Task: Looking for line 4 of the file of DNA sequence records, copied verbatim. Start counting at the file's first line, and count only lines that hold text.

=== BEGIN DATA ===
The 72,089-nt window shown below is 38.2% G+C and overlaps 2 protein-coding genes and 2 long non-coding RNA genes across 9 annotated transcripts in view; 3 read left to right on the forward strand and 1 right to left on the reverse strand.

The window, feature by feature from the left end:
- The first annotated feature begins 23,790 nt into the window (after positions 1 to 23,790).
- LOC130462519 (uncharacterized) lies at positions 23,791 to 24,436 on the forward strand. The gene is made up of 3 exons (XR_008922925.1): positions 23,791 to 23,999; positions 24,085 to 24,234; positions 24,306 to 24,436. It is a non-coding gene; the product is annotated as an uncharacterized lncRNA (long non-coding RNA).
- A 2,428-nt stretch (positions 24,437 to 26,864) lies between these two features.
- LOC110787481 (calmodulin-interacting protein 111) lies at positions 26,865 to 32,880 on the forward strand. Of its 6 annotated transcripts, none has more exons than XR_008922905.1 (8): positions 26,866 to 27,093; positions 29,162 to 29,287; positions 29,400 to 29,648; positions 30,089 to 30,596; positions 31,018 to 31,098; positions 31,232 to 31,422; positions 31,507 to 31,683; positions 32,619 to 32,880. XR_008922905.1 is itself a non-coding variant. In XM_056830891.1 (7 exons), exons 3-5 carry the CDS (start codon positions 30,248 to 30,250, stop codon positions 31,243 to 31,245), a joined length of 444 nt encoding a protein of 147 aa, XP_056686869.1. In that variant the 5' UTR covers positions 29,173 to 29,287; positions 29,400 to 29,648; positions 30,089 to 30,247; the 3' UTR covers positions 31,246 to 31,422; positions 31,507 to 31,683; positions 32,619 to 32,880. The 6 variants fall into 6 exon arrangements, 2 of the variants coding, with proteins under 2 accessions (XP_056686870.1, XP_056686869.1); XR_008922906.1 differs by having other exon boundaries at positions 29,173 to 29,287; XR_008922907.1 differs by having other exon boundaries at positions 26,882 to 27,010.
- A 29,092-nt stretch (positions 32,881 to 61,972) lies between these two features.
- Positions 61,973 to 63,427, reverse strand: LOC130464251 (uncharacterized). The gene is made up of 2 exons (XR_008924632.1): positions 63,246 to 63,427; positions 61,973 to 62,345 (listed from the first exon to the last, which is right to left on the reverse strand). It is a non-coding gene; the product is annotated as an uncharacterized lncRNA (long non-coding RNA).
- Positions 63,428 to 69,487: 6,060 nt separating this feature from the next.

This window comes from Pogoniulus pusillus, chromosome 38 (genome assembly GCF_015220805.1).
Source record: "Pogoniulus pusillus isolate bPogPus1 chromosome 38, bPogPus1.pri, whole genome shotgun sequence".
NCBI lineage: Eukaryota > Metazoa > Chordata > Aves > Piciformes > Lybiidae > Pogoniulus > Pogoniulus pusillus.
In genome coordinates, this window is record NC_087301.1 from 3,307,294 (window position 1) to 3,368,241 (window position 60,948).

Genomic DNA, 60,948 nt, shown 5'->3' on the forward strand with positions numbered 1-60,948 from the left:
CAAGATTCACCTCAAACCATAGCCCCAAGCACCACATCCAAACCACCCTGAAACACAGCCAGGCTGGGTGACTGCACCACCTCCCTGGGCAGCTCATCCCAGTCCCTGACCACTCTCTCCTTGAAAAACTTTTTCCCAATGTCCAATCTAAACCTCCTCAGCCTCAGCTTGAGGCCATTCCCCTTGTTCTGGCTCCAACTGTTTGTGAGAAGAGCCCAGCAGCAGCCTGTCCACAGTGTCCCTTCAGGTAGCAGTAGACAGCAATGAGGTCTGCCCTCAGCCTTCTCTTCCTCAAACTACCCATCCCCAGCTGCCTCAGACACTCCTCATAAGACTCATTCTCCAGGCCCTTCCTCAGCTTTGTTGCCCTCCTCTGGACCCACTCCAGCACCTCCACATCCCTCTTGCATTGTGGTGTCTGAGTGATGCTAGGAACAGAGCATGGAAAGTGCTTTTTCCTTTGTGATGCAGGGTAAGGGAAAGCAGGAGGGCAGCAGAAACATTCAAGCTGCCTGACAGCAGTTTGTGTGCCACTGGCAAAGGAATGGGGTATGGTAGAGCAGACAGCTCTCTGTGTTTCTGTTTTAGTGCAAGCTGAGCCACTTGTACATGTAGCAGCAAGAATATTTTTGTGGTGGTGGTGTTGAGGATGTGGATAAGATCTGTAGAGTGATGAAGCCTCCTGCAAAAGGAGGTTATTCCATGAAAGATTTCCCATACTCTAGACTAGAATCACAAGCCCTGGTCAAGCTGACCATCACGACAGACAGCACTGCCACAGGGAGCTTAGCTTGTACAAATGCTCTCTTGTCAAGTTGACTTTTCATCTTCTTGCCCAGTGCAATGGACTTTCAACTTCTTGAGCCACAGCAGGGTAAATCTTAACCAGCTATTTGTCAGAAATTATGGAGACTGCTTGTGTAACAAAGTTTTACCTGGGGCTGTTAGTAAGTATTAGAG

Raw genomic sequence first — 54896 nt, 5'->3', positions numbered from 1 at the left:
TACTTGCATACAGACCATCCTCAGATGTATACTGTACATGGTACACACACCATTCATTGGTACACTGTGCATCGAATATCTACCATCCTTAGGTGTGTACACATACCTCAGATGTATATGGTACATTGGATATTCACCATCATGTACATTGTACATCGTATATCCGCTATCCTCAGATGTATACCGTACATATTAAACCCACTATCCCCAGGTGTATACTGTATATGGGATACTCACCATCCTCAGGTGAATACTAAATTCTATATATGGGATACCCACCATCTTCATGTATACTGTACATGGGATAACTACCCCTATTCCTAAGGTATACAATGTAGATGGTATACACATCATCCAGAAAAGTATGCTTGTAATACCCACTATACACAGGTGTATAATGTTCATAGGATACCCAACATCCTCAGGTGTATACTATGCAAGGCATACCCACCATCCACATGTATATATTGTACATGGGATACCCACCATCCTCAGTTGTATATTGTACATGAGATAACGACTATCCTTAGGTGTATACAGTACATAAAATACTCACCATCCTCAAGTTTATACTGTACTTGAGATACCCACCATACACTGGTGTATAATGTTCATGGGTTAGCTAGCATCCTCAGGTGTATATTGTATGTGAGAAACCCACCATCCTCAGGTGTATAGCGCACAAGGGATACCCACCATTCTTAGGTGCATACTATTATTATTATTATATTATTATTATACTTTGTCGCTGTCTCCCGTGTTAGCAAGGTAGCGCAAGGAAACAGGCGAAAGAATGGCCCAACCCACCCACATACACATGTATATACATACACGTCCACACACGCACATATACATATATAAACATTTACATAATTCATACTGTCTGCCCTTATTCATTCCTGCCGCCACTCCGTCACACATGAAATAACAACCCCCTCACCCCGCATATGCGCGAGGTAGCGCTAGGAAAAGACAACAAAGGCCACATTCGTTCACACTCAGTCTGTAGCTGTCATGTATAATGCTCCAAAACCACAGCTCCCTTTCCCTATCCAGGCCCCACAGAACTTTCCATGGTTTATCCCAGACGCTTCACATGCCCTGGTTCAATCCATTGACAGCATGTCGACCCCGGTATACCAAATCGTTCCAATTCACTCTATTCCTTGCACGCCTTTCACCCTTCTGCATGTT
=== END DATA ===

- LOC130462519 (uncharacterized) lies at positions 23,791 to 24,436 on the forward strand. The gene is made up of 3 exons (XR_008922925.1): positions 23,791 to 23,999; positions 24,085 to 24,234; positions 24,306 to 24,436. It is a non-coding gene; the product is annotated as an uncharacterized lncRNA (long non-coding RNA).